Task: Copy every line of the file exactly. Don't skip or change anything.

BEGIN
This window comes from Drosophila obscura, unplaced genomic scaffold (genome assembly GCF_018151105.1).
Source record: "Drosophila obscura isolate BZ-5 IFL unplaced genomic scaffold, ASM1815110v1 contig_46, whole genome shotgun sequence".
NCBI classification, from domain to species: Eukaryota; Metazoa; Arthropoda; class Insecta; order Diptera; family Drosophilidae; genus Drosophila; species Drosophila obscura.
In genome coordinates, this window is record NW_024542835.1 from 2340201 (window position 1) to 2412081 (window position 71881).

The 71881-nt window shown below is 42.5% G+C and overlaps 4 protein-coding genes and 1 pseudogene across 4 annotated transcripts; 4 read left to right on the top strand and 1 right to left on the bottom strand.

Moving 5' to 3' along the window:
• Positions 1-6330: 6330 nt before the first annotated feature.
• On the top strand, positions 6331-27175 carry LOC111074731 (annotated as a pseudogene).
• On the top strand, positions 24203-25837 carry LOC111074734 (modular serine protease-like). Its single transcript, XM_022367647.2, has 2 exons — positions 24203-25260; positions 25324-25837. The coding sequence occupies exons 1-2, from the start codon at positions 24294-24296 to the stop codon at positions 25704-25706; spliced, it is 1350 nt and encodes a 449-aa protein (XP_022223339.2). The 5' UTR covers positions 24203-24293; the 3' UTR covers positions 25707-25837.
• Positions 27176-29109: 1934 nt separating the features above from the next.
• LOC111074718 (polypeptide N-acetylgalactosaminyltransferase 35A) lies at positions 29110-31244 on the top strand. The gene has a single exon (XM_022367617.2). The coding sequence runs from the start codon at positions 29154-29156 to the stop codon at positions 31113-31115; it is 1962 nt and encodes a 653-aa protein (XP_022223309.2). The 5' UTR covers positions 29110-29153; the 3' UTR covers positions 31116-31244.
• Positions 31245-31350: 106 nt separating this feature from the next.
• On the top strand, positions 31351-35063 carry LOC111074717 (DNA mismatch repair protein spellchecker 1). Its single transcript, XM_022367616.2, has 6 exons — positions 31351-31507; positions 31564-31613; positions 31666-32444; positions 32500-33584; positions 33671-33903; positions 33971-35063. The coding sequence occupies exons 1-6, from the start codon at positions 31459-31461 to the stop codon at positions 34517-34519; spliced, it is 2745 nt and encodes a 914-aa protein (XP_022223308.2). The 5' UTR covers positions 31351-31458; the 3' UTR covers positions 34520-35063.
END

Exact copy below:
This window comes from Drosophila obscura, unplaced genomic scaffold (genome assembly GCF_018151105.1).
Source record: "Drosophila obscura isolate BZ-5 IFL unplaced genomic scaffold, ASM1815110v1 contig_46, whole genome shotgun sequence".
NCBI classification, from domain to species: Eukaryota; Metazoa; Arthropoda; class Insecta; order Diptera; family Drosophilidae; genus Drosophila; species Drosophila obscura.
In genome coordinates, this window is record NW_024542835.1 from 2340201 (window position 1) to 2412081 (window position 71881).

The 71881-nt window shown below is 42.5% G+C and overlaps 4 protein-coding genes and 1 pseudogene across 4 annotated transcripts; 4 read left to right on the top strand and 1 right to left on the bottom strand.

Moving 5' to 3' along the window:
• Positions 1-6330: 6330 nt before the first annotated feature.
• On the top strand, positions 6331-27175 carry LOC111074731 (annotated as a pseudogene).
• On the top strand, positions 24203-25837 carry LOC111074734 (modular serine protease-like). Its single transcript, XM_022367647.2, has 2 exons — positions 24203-25260; positions 25324-25837. The coding sequence occupies exons 1-2, from the start codon at positions 24294-24296 to the stop codon at positions 25704-25706; spliced, it is 1350 nt and encodes a 449-aa protein (XP_022223339.2). The 5' UTR covers positions 24203-24293; the 3' UTR covers positions 25707-25837.
• Positions 27176-29109: 1934 nt separating the features above from the next.
• LOC111074718 (polypeptide N-acetylgalactosaminyltransferase 35A) lies at positions 29110-31244 on the top strand. The gene has a single exon (XM_022367617.2). The coding sequence runs from the start codon at positions 29154-29156 to the stop codon at positions 31113-31115; it is 1962 nt and encodes a 653-aa protein (XP_022223309.2). The 5' UTR covers positions 29110-29153; the 3' UTR covers positions 31116-31244.
• Positions 31245-31350: 106 nt separating this feature from the next.
• On the top strand, positions 31351-35063 carry LOC111074717 (DNA mismatch repair protein spellchecker 1). Its single transcript, XM_022367616.2, has 6 exons — positions 31351-31507; positions 31564-31613; positions 31666-32444; positions 32500-33584; positions 33671-33903; positions 33971-35063. The coding sequence occupies exons 1-6, from the start codon at positions 31459-31461 to the stop codon at positions 34517-34519; spliced, it is 2745 nt and encodes a 914-aa protein (XP_022223308.2). The 5' UTR covers positions 31351-31458; the 3' UTR covers positions 34520-35063.